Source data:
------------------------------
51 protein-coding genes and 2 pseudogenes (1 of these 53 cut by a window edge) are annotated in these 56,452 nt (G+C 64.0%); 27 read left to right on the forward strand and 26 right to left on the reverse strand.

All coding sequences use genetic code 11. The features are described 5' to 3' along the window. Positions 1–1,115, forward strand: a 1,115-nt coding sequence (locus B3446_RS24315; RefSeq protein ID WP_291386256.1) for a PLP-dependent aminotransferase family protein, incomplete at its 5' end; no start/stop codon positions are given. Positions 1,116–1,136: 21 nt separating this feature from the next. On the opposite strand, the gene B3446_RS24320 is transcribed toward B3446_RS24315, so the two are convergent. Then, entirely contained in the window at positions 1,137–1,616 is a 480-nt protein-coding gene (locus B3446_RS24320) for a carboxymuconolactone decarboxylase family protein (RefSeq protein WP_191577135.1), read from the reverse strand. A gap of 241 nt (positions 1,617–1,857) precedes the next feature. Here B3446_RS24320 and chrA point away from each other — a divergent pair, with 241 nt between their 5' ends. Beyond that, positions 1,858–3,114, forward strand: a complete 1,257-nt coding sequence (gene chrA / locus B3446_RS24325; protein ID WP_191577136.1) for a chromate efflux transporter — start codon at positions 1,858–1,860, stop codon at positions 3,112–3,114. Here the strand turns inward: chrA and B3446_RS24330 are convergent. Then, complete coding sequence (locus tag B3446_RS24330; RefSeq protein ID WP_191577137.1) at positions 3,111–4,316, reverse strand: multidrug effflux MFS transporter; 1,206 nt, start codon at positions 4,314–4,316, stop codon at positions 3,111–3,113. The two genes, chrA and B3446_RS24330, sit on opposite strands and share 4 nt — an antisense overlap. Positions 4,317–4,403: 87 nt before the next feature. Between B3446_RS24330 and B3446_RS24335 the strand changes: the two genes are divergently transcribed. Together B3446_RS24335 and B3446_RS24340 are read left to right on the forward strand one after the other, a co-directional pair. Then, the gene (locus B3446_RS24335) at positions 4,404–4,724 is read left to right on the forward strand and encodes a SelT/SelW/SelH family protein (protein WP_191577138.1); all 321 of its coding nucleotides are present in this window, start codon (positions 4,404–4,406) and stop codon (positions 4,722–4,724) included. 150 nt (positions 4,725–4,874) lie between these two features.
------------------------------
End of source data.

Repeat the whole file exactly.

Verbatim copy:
51 protein-coding genes and 2 pseudogenes (1 of these 53 cut by a window edge) are annotated in these 56,452 nt (G+C 64.0%); 27 read left to right on the forward strand and 26 right to left on the reverse strand.

All coding sequences use genetic code 11. The features are described 5' to 3' along the window. Positions 1–1,115, forward strand: a 1,115-nt coding sequence (locus B3446_RS24315; RefSeq protein ID WP_291386256.1) for a PLP-dependent aminotransferase family protein, incomplete at its 5' end; no start/stop codon positions are given. Positions 1,116–1,136: 21 nt separating this feature from the next. On the opposite strand, the gene B3446_RS24320 is transcribed toward B3446_RS24315, so the two are convergent. Then, entirely contained in the window at positions 1,137–1,616 is a 480-nt protein-coding gene (locus B3446_RS24320) for a carboxymuconolactone decarboxylase family protein (RefSeq protein WP_191577135.1), read from the reverse strand. A gap of 241 nt (positions 1,617–1,857) precedes the next feature. Here B3446_RS24320 and chrA point away from each other — a divergent pair, with 241 nt between their 5' ends. Beyond that, positions 1,858–3,114, forward strand: a complete 1,257-nt coding sequence (gene chrA / locus B3446_RS24325; protein ID WP_191577136.1) for a chromate efflux transporter — start codon at positions 1,858–1,860, stop codon at positions 3,112–3,114. Here the strand turns inward: chrA and B3446_RS24330 are convergent. Then, complete coding sequence (locus tag B3446_RS24330; RefSeq protein ID WP_191577137.1) at positions 3,111–4,316, reverse strand: multidrug effflux MFS transporter; 1,206 nt, start codon at positions 4,314–4,316, stop codon at positions 3,111–3,113. The two genes, chrA and B3446_RS24330, sit on opposite strands and share 4 nt — an antisense overlap. Positions 4,317–4,403: 87 nt before the next feature. Between B3446_RS24330 and B3446_RS24335 the strand changes: the two genes are divergently transcribed. Together B3446_RS24335 and B3446_RS24340 are read left to right on the forward strand one after the other, a co-directional pair. Then, the gene (locus B3446_RS24335) at positions 4,404–4,724 is read left to right on the forward strand and encodes a SelT/SelW/SelH family protein (protein WP_191577138.1); all 321 of its coding nucleotides are present in this window, start codon (positions 4,404–4,406) and stop codon (positions 4,722–4,724) included. 150 nt (positions 4,725–4,874) lie between these two features.